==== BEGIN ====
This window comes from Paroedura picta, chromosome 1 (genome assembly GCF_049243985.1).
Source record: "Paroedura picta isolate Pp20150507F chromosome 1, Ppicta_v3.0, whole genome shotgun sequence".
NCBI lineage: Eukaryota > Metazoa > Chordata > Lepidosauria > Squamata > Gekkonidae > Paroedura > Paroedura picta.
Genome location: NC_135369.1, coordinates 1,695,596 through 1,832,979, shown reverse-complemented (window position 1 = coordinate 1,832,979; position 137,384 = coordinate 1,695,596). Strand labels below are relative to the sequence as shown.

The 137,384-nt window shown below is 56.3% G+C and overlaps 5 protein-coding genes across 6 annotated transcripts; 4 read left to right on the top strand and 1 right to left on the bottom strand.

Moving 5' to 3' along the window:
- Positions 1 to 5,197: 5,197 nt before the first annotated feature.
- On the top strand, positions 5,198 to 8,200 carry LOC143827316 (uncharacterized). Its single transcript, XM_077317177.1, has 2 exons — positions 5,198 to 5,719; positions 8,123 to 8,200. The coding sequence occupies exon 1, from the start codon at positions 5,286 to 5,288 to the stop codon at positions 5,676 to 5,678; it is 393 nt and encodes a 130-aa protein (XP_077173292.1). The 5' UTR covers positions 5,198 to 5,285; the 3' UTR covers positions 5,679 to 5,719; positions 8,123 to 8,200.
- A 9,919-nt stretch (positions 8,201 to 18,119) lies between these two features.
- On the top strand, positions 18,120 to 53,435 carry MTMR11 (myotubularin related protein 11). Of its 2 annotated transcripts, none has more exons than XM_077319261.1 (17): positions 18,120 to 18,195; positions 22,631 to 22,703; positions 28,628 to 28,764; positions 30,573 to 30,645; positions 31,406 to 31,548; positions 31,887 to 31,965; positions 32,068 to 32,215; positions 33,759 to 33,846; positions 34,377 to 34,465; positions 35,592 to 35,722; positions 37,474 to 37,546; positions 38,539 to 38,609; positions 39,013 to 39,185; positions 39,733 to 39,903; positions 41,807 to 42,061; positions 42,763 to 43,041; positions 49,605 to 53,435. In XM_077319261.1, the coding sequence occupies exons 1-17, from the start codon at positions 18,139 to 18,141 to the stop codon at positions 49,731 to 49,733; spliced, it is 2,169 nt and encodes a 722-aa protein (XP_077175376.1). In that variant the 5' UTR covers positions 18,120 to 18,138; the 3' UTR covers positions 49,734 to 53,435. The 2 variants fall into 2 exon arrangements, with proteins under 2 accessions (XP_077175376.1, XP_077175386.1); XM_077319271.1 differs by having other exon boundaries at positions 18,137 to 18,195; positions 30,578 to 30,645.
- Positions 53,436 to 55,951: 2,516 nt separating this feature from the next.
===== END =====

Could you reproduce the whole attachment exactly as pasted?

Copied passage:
This window comes from Paroedura picta, chromosome 1 (genome assembly GCF_049243985.1).
Source record: "Paroedura picta isolate Pp20150507F chromosome 1, Ppicta_v3.0, whole genome shotgun sequence".
NCBI lineage: Eukaryota > Metazoa > Chordata > Lepidosauria > Squamata > Gekkonidae > Paroedura > Paroedura picta.
Genome location: NC_135369.1, coordinates 1,695,596 through 1,832,979, shown reverse-complemented (window position 1 = coordinate 1,832,979; position 137,384 = coordinate 1,695,596). Strand labels below are relative to the sequence as shown.

The 137,384-nt window shown below is 56.3% G+C and overlaps 5 protein-coding genes across 6 annotated transcripts; 4 read left to right on the top strand and 1 right to left on the bottom strand.

Moving 5' to 3' along the window:
- Positions 1 to 5,197: 5,197 nt before the first annotated feature.
- On the top strand, positions 5,198 to 8,200 carry LOC143827316 (uncharacterized). Its single transcript, XM_077317177.1, has 2 exons — positions 5,198 to 5,719; positions 8,123 to 8,200. The coding sequence occupies exon 1, from the start codon at positions 5,286 to 5,288 to the stop codon at positions 5,676 to 5,678; it is 393 nt and encodes a 130-aa protein (XP_077173292.1). The 5' UTR covers positions 5,198 to 5,285; the 3' UTR covers positions 5,679 to 5,719; positions 8,123 to 8,200.
- A 9,919-nt stretch (positions 8,201 to 18,119) lies between these two features.
- On the top strand, positions 18,120 to 53,435 carry MTMR11 (myotubularin related protein 11). Of its 2 annotated transcripts, none has more exons than XM_077319261.1 (17): positions 18,120 to 18,195; positions 22,631 to 22,703; positions 28,628 to 28,764; positions 30,573 to 30,645; positions 31,406 to 31,548; positions 31,887 to 31,965; positions 32,068 to 32,215; positions 33,759 to 33,846; positions 34,377 to 34,465; positions 35,592 to 35,722; positions 37,474 to 37,546; positions 38,539 to 38,609; positions 39,013 to 39,185; positions 39,733 to 39,903; positions 41,807 to 42,061; positions 42,763 to 43,041; positions 49,605 to 53,435. In XM_077319261.1, the coding sequence occupies exons 1-17, from the start codon at positions 18,139 to 18,141 to the stop codon at positions 49,731 to 49,733; spliced, it is 2,169 nt and encodes a 722-aa protein (XP_077175376.1). In that variant the 5' UTR covers positions 18,120 to 18,138; the 3' UTR covers positions 49,734 to 53,435. The 2 variants fall into 2 exon arrangements, with proteins under 2 accessions (XP_077175376.1, XP_077175386.1); XM_077319271.1 differs by having other exon boundaries at positions 18,137 to 18,195; positions 30,578 to 30,645.
- Positions 53,436 to 55,951: 2,516 nt separating this feature from the next.